# How do you prove that $P(E_1 \cup E_2^C |E_3 \cap E_4) = P(E_1 \cup E_2^C)$

The question was to prove that $$P(E_1 \cup E_2^C |E_3 \cap E_4) = P(E_1 \cup E_2^C)$$ when $$E_1,E_2,E_3,E_4$$ are independent events. What I know and can prove is that $$P(E_1 \cap E_2) = P(E_1) P(E_2)$$, $$P(E_1 \cap E_2^c) = P(E_1) P(E_2^c)$$ and $$P(E_1 | E_2) = \frac{P(E_1 \cap E_2)}{P(E_2)} = \frac{P(E_1)P(E_2)}{P(E_2)} = P(E_1)$$

From here, my attempt was that at first I used De Morgan's law to transform $$P(E_1 \cup E_2^C) = P(E_1^c \cap E_2)^c = (P(E_1^c)P(E_2))^c$$

From here I am kind of lost how to proceed.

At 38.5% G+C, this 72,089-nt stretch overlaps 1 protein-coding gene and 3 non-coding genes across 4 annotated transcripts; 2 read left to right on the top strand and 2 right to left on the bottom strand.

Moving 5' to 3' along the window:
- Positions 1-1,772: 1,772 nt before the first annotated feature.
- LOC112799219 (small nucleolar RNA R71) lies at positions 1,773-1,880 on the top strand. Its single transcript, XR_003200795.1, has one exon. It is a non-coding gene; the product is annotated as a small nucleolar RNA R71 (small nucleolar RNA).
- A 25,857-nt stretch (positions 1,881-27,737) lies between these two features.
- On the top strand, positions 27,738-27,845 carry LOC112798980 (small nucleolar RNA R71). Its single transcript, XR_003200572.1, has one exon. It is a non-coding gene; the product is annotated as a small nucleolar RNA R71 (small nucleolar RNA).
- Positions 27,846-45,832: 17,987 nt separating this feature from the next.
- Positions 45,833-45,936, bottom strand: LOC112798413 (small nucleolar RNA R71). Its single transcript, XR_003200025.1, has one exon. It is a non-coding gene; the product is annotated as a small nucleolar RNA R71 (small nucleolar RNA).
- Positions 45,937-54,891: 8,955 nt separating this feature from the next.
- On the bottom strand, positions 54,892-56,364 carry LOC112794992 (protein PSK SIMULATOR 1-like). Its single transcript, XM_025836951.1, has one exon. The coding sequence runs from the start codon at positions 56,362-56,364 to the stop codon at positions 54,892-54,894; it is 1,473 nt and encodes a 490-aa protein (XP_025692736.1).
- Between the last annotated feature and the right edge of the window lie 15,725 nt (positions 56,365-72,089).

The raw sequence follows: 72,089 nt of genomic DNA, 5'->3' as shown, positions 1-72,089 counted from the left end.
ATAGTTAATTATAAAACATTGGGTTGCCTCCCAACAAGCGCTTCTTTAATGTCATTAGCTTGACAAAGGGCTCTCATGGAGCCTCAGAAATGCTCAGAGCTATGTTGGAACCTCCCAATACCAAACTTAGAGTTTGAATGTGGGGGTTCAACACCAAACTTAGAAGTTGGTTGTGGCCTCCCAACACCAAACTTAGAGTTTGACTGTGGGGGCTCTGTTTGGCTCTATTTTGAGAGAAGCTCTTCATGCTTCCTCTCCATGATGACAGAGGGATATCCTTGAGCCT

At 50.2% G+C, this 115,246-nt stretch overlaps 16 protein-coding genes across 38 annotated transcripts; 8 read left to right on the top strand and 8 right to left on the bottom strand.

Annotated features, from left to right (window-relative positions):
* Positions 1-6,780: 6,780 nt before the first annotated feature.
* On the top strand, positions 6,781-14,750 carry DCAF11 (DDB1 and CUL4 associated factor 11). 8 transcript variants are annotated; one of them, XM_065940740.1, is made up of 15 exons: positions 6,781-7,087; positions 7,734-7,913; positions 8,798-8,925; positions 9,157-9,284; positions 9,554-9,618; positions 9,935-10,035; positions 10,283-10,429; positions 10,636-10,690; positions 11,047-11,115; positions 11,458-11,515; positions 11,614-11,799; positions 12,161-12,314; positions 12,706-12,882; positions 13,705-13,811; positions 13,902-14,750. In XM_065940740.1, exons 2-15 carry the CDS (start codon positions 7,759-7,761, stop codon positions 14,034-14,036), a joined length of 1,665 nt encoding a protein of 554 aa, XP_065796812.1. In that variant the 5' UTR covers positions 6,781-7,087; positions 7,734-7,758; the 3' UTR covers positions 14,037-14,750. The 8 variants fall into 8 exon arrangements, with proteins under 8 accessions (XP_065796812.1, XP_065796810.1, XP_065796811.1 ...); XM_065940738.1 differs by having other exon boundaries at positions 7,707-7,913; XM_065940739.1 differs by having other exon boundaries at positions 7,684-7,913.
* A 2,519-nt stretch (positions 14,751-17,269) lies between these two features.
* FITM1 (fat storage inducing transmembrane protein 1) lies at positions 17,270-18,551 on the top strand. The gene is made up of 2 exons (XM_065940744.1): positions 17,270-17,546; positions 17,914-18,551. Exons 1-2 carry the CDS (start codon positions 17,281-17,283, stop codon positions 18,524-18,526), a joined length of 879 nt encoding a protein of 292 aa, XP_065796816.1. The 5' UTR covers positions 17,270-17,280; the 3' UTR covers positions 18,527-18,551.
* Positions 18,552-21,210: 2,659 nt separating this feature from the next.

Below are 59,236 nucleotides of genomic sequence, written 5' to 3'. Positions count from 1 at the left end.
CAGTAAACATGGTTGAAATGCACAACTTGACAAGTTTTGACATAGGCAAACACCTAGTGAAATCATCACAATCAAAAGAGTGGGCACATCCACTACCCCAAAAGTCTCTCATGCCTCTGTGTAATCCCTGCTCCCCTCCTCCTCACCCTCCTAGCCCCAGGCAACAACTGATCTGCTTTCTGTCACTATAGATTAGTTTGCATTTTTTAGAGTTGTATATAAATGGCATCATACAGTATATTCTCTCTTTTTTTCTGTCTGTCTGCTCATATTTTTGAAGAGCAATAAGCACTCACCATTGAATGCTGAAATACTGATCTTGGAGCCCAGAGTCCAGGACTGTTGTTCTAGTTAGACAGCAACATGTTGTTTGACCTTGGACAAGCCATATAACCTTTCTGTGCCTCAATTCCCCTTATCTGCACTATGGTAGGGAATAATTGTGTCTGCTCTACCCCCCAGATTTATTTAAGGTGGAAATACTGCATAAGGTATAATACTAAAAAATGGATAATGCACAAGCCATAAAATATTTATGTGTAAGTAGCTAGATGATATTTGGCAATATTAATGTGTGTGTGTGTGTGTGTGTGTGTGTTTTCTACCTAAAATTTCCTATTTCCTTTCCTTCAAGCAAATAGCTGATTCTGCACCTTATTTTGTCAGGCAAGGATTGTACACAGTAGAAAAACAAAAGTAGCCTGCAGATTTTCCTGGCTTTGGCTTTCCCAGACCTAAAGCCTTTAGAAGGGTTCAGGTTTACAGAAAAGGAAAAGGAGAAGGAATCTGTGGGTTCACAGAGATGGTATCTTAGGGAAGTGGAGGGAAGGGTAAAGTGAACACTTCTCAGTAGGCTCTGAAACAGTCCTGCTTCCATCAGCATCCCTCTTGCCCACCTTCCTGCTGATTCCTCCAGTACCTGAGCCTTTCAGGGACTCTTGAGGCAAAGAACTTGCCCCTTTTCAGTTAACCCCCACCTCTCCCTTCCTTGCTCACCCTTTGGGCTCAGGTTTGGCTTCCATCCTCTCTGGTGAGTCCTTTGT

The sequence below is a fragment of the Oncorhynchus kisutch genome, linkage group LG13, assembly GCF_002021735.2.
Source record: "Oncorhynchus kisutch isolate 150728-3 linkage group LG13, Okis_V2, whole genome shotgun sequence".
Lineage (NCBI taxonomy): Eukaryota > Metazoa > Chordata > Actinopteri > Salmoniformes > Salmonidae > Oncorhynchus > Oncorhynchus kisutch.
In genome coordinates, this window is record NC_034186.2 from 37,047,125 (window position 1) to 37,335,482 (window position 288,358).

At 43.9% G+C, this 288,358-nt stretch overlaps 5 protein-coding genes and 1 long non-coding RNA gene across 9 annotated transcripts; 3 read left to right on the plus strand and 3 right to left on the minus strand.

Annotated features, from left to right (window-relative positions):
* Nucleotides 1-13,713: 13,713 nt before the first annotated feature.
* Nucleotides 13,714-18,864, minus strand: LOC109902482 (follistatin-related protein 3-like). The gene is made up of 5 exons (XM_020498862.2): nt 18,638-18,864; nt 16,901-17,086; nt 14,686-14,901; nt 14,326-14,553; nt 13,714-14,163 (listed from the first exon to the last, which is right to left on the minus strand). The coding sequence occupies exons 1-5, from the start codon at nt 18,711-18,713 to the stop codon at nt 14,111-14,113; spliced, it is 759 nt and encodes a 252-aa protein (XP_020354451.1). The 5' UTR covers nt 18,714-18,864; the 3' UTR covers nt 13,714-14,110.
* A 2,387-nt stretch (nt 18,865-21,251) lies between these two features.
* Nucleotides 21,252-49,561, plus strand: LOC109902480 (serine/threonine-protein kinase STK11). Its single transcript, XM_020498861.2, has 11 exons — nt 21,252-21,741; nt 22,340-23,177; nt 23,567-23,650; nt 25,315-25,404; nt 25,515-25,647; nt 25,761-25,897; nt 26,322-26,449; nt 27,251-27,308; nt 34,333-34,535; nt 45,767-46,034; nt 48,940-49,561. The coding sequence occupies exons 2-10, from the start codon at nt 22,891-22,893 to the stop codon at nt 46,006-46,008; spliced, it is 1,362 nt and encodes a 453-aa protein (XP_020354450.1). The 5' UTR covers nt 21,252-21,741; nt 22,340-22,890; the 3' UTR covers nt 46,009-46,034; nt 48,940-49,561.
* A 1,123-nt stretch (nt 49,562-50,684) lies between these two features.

Alternatively,

$$P(E_1 \cup E_2^C |E_3 \cap E_4) = \frac{P(E_1 \cup E_2^C \cap E_3 \cap E_4)}{P(E_3 \cap E_4)} = \frac{P(E_1 \cup E_2^C)P(E_3)P(E_4)}{P(E_3)P(E_4)} = P(E_1 \cup E_2^C)$$

But I thought this would be too simple.. and also even though it is independent, I don't know whether $$P(E_1 \cup E_2^C)$$ are independent with $$P(E_3 \cap E_4)$$. I would appreciate some help on this.

Hint: $$P((E_1\cup E_2^{c}) \cap E_3\cap E_4)$$ $$=P((E_1\cap E_3 \cap E_4) \cup ( E_2^{c} \cap E_3 \cap E_4))$$ $$=P(E_1\cap E_3 \cap E_4) + P( E_2^{c} \cap E_3 \cap E_4)-P(E_1\cap E_3 \cap E_4 \cap E_2^{c}).$$ Note that $$E_1, E_3,E_4 , E_2^{c}$$ are independent too. So all these terms can be computed by applying definition of independence. I hope you can finish the proof using this computation.